Nonfiction Fun: The Dustbowl Girls

It is Nonfiction November (hosted by Katie at Doing Dewey, Lory at Emerald City Book Review, Kim at Sophisticated Dorkiness, Julz at Julz Reads, Sarah at Sarah’s Book Shelves), and there are lots of reviews and recommendations of great-sounding nonfiction floating around. I want to read them all, and in return, maybe I can entice you to read Lydia Reeder’s Dust Bowl Girls. What a fun book this was, especially if you like nonfiction that is sports-related.

Did you know that less than 100 years ago, there was a concerted effort to exclude women from competitive sports? It was thought that strenuous exercise was bad for a woman’s health and the competitive spirit exhibited during sports events was deemed unladylike. Fast running and sweating in public were considered highly inappropriate for young ladies. There was even an attempt, spearheaded by First Lady Lou Henry Hoover, to exclude women from the Olympic Games in 1932, because of those reasons. Thankfully, a good number of people—and the Amateur Athletic Union (AAU)—were neither convinced nor impressed by those efforts and continued to facilitate sports competitions for women. In the early 1930s, they were even allowed to swap their bloomers for shorts!

This particular book focuses on the girls’ basketball team of a small Oklahoma school, the Oklahoma Presbyterian College (OPC) in Durant, Oklahoma (population 7,500). Having a successful basketball team was part of the school’s fundraising efforts, and so its basketball coach, Sam Babb, spent quite a bit of time driving across the country looking for promising high school athletes to build his college team. For many young women who lived in rural areas during the Great Depression, going to college was out of the question, and so it was no surprise that those who were offered a basketball scholarship by Sam Babb quickly accepted. Most of the young women were required to help on the farm and to work as much as their brothers, so none of them thought twice about working hard and working up a sweat to make the basketball team a success.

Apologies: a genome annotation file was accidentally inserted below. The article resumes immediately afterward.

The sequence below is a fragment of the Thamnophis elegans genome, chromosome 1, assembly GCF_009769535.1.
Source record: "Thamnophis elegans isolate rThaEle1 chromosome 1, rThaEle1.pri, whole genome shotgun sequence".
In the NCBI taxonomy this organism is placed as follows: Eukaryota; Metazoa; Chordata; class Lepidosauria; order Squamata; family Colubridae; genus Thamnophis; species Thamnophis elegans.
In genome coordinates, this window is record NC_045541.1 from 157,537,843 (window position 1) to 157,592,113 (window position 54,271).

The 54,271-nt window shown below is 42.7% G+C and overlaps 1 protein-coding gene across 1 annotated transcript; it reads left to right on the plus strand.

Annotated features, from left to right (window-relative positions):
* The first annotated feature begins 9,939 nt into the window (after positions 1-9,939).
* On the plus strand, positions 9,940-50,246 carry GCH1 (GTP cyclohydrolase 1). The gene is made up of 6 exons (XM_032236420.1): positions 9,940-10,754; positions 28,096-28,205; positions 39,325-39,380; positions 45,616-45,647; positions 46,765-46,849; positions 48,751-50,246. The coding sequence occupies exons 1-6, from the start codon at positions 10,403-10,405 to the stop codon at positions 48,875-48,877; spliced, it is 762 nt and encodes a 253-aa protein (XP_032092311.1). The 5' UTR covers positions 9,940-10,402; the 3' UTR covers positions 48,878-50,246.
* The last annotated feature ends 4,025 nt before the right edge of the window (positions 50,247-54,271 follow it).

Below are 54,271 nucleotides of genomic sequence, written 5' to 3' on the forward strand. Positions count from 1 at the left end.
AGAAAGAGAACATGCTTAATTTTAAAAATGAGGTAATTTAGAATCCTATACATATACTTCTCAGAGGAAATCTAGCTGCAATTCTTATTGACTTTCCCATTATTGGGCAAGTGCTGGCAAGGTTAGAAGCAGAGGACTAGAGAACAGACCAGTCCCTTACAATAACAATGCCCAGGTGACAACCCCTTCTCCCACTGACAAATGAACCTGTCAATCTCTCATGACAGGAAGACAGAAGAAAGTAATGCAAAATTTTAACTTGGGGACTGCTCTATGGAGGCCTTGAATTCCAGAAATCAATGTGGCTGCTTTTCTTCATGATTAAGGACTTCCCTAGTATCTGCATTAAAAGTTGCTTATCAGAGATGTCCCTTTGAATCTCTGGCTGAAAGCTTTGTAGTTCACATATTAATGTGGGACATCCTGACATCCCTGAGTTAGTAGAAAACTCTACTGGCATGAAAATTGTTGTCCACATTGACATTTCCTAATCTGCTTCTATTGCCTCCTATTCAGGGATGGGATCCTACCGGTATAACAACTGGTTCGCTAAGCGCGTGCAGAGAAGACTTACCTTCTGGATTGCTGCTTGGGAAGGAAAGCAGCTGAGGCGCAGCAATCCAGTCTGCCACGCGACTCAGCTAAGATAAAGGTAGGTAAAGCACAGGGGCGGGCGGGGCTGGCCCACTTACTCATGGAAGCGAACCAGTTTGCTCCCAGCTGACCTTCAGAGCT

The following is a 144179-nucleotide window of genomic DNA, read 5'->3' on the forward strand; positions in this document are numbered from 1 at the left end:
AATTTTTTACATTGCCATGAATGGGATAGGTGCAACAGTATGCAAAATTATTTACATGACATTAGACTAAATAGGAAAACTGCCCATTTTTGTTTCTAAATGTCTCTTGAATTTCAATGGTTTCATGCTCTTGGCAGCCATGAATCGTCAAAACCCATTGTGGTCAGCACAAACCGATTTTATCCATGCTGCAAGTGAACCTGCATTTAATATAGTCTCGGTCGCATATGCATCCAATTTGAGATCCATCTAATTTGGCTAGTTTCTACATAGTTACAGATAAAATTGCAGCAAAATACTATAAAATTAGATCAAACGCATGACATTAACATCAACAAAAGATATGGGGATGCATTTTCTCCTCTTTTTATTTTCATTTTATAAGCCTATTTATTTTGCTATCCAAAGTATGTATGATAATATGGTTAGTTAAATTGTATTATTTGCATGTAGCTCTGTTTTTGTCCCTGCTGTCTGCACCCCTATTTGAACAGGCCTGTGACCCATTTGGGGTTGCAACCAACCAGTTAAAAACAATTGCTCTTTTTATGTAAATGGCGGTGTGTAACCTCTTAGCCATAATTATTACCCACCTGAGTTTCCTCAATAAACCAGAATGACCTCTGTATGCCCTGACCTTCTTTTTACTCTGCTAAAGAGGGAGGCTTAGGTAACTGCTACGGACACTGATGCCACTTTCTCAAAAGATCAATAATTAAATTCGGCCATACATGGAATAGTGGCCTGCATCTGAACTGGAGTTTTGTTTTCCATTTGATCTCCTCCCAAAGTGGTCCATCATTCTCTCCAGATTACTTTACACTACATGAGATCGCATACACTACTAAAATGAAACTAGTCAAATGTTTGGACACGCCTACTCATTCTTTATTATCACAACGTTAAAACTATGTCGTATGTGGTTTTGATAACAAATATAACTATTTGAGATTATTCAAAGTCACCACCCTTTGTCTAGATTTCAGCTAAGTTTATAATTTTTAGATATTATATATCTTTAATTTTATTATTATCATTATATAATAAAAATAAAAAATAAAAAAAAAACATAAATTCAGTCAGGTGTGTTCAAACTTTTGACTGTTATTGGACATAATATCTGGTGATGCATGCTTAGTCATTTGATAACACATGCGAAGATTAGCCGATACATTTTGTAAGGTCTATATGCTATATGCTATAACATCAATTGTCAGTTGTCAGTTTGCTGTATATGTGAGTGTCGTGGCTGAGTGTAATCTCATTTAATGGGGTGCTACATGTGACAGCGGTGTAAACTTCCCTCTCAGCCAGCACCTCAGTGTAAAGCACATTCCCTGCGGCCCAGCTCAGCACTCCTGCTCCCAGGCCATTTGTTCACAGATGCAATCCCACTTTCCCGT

In 1932/1933, Coach Babb took his team, the OPC Cardinals, on a 2-week-long barnstorming tour to raise money for the school. Doll Harris, La Homa Lassiter, Lucille Thurman, Coral Workley, Vera and Lera Dunford, Bo-Peep Park, and several other teammates drove around the southwestern United States in a rickety old bus to play a sport they loved and to show that it in no way interfered with their femininity. The OPC Cardinals happened to win every single one of the games on this tour, which led them to be invited to play the Golden Cyclones, a team whose star was Babe Didrikson, one of the best female athletes of the times (more info about her here—she’s worth knowing about). The Golden Cyclones had won the AAU Championship in 1932 and were planning to repeat the result in 1933. Doll Harris and the Cardinals had a different idea. The Cardinals and the Golden Cyclones did meet in the final game of the 1933 AAU Championship, but I won’t tell you which team won. You’ll have to pick up the book to find out; it’s a quick and entertaining read.

The author, Lydia Reeder, is the great-niece of Coach Babb and spent years interviewing the women who were part of the OPC Cardinals and their family members. It is easy to tell that Reeder cares about the people in the book, because their stories are told in a personable and relatable manner. I don’t usually enjoy when a nonfiction account states stuff like “she smiled as she looked out the window and thought about her parents,” as there is no way of really knowing whether she really did smile and think of her parents at that particular moment, but in this book, it didn’t bother me much. Mostly, I just had fun getting to know these remarkable ladies and cheering for them during their basketball games.